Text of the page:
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Thursday, June 23, 2016

More Ballarat...

I love Ballarat...it is the buildings there I think, that prompt me to make that statement. The city has kept the elegant old buildings of yesteryear unlike my home city of Brisbane...the 'powers that be' tore so many down here, leaving relatively few 'historically significant (and beautiful) old buildings.
This visit, DH and I stayed in the lovely George Hotel in Lydiard St...a street full of beautiful old buildings. 
  I didn't take a photo in our hotel room but all the old features had been kept...fancy cornices and ceilings, and the hallways leading to the rooms were magnificent. However I did take some photos near the entrance while DH was settling the account on the day we left...
It just so happens that the TV show Dr Blake's Mysteries is set in Ballarat and that various locations around the city are used in filming...especially buildings in Lydiard St, where we were staying!

On our walks, I snapped photos of other old buildings too of course...a repurposed building; bakery downstairs and 'executive' apartments upstairs.
Across the road from the bakery...
We found these old buildings after walking down a lane way from Lydiard St...



More repurposed buildings which form part of the Federation University Campus...



The street behind that part of the uni camous...


Across the road from Her Majesty's Theatre in Lydiard St...


This building in the right of next photo which was diagonally across the street from our hotel, is on the site of where the troopers assembled in 1854, ready to march on the miners holed up at the Stockade. 

This post only shows a tiny part of the wonderful old buildings in Ballarat. In 2012 I also wrote  post about this city where I waxed lyrical about the buildings...so nothing's changed!
Once again DH and I didn't have time to visit the wonderful Sovereign Hill at Ballarat. It is a huge open air museum devoted to the history of the area. Ideally a visit there would be over 2 days. Both of us has visited Sovereign Hill before...in my case over 37 years ago! 

Monday, June 20, 2016

Ballarat, Victoria...

I've written about our visit to Bendigo, but we also spent 2 nights in Ballarat, another old gold mining town. Ballarat was the scene of a big rebellion by the gold miners against the government and its mining licence fees. This event took place in 1854 and the miners had erected a 'fortress' out of bits and pieces known as the Eureka Stockade, from behind which they fought off the government's troopers. Sadly the miners were defeated but this event is part of Australia's proud history and has been referred to as the start of Democracy in this country and has even been described as the beginning of an Australian Identity.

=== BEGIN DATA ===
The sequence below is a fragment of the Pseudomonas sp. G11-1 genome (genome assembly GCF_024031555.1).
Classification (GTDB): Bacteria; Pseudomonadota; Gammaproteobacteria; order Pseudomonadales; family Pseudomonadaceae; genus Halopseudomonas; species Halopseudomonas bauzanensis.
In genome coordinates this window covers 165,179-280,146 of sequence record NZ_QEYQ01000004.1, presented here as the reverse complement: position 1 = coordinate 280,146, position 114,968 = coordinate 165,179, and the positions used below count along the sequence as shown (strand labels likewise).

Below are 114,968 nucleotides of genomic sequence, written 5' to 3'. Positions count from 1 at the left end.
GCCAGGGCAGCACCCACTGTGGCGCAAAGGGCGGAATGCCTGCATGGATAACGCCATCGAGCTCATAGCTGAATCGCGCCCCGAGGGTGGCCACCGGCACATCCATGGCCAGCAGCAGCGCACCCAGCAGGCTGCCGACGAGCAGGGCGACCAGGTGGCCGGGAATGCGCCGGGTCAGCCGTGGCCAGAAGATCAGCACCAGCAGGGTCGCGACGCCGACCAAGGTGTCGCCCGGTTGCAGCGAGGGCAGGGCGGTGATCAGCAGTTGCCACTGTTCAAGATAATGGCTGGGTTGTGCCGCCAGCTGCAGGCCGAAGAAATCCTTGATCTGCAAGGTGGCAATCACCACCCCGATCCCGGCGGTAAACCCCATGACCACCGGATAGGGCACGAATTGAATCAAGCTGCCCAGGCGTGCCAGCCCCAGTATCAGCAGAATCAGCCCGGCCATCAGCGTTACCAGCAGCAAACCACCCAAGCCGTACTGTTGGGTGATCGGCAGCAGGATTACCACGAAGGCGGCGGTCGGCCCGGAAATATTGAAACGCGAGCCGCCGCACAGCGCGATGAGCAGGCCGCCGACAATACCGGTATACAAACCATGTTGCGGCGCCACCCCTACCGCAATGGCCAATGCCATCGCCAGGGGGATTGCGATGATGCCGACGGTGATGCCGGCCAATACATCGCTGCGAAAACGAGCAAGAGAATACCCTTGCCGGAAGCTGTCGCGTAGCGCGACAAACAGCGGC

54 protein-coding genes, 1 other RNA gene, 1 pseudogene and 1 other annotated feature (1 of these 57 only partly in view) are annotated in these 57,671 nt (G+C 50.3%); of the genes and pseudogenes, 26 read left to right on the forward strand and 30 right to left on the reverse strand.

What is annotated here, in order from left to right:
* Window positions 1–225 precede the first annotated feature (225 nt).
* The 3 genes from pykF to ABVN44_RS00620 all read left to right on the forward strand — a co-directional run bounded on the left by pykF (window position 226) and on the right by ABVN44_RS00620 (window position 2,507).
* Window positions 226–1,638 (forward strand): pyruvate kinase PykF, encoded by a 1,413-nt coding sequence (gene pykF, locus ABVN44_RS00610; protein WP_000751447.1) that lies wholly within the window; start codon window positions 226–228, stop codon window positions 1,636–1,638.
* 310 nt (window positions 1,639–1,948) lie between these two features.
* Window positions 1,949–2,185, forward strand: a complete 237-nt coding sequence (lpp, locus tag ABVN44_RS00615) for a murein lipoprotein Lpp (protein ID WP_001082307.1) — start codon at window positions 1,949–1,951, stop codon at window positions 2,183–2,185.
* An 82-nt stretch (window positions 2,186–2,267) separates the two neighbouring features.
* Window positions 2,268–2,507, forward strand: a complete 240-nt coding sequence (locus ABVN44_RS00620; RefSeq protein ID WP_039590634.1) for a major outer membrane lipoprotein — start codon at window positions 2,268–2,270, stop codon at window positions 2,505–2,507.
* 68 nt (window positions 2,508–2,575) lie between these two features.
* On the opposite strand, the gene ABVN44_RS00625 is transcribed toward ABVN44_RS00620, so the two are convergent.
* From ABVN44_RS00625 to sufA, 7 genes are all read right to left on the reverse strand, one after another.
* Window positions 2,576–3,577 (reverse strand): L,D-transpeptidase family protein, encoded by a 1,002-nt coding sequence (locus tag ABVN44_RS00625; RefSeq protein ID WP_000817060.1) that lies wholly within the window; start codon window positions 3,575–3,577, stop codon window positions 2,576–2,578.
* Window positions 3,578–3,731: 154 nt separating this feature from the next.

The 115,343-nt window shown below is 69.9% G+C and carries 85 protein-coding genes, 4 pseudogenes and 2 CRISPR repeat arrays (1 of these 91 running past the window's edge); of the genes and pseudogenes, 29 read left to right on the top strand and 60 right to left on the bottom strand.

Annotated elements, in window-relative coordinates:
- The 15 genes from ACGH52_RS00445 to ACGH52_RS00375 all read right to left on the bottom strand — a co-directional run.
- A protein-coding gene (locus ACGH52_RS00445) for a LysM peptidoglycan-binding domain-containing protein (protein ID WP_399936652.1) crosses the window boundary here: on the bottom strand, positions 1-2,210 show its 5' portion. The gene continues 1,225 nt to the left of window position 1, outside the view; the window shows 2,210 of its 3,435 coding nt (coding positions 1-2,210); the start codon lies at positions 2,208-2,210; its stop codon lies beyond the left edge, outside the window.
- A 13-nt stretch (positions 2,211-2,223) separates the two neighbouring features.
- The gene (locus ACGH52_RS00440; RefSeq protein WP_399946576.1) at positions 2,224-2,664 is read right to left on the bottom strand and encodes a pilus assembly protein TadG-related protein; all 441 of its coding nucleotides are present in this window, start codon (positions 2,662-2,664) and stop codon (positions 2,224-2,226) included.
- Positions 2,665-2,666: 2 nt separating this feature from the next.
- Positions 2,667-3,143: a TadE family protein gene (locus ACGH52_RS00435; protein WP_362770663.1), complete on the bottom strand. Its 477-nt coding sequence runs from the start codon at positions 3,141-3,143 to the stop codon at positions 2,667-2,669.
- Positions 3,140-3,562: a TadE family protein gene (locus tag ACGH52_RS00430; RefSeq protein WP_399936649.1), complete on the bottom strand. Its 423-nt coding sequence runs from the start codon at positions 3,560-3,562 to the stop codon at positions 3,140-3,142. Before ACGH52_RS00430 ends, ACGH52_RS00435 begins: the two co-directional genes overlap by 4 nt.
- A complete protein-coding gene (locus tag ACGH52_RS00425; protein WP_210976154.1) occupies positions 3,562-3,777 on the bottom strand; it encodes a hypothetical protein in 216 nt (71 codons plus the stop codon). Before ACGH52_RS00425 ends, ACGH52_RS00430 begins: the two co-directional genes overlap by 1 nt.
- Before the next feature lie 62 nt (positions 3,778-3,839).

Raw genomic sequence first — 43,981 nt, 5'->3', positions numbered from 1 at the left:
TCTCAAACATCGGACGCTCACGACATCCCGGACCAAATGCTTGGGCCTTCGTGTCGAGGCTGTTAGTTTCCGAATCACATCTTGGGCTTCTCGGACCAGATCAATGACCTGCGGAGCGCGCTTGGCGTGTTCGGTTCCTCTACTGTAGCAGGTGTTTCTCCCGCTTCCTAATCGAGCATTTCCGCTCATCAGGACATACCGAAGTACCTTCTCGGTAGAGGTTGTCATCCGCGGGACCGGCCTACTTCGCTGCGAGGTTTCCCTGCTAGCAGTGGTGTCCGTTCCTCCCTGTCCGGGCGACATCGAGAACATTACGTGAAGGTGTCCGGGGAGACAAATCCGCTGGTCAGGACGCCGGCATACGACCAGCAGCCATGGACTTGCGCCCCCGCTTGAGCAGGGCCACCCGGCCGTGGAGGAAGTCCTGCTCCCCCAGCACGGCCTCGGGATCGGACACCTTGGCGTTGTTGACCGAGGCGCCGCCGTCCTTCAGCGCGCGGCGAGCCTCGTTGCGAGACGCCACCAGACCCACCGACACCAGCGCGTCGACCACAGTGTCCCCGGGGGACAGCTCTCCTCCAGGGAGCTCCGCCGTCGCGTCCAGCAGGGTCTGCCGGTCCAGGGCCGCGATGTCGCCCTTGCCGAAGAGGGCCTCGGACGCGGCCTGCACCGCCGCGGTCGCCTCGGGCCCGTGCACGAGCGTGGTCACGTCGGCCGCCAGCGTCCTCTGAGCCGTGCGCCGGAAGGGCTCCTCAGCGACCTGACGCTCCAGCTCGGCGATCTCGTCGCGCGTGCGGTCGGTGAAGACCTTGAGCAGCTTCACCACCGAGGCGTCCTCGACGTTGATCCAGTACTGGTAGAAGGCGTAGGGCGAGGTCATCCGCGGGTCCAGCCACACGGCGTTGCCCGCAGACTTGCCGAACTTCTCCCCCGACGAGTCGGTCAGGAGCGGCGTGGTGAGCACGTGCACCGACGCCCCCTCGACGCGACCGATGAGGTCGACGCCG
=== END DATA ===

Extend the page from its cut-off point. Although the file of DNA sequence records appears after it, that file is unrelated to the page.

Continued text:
The last time DH and I were in Ballarat, a large new building (M.A.D.E.) was being erected on the site of the rebellion. That was in 2012, and that building is now well and truly completed. The letters in M.A.D.E. stand for Museum of Australian Democracy at Eureka. 



Before we walked through the Museum, we met up with a fellow blogger Vireya, for a coffee and a catch up. And I didn't get a photo of Vireya 🙄! 
It was too dark in the museum to take photos and flash photography wasn't allowed. I loved the various exhibits and learned a lot about this part of Australian history. There were large touch screens which made learning fun and very informative. Visitors could learn about the social and economic conditions of the time and the effects on the population of high levels of immigrants. I hadn't known that there were quite a few women on the goldfields and lots of children. I always imagined it was just men roughing it in the terrible conditions. Another fact I had never considered was that many of the Indigenous people became miners too. 
There was also a display of gold jewellery from the1800s...there was so much and it was very ornate and ostentatious. Apparently success and power of people were judged by a show of wealth. 😒
My absolute favourite exhibit was the Power of Words which featured famous speeches. While the speeches played, the names of techniques used in the oratory are listed and projected on the wall of the exhibit as they are used by the speaker. As you can guess, Martin Luther King Jnr's speech is one, as is Paul Keating's 'Redfern' speech and Churchill's speech to the British public to name just 3.

I spent quite a bit of time walking around the grounds looking at the artworks which were fascinating. 

The Eureka Circle...


Even the children's playground, built in the style of a fort, had some 'redcoats' ( soldiers)...
The grounds are beautiful...I enjoyed watching these ducks on the small lake...
Long view...
It was bitterly cold the morning we were there, so I didn't spend too much time wandering around the grounds...which was a pity. 
This museum is a wonderful asset to the city of Ballarat. 

Sunday, June 19, 2016

Wool on Sunday...



Tired of local  shops like Spotlight not having a good range of circular needles, I decided to look online. I've been finding that if the stores have the size needle that I want, they only have that size in a 40cm. That measurement is taken from the tip of one needle, along the cable and then to the tip of the second needle...not very long for someone who knits throws. 
I found a local seller on EBay but the only brand she seemed to be selling was Hiya Hiya. I had never used stainless steel needles before, but decided to give them a try. 
I found them very light compared to my usual aluminum circular needles, but that's certainly not a problem. The 'join' where the cable is attached to the needle is very smooth...unlike some circulars I've used. I love using these needles...they are so lovely and the yarn moves easily over the needle.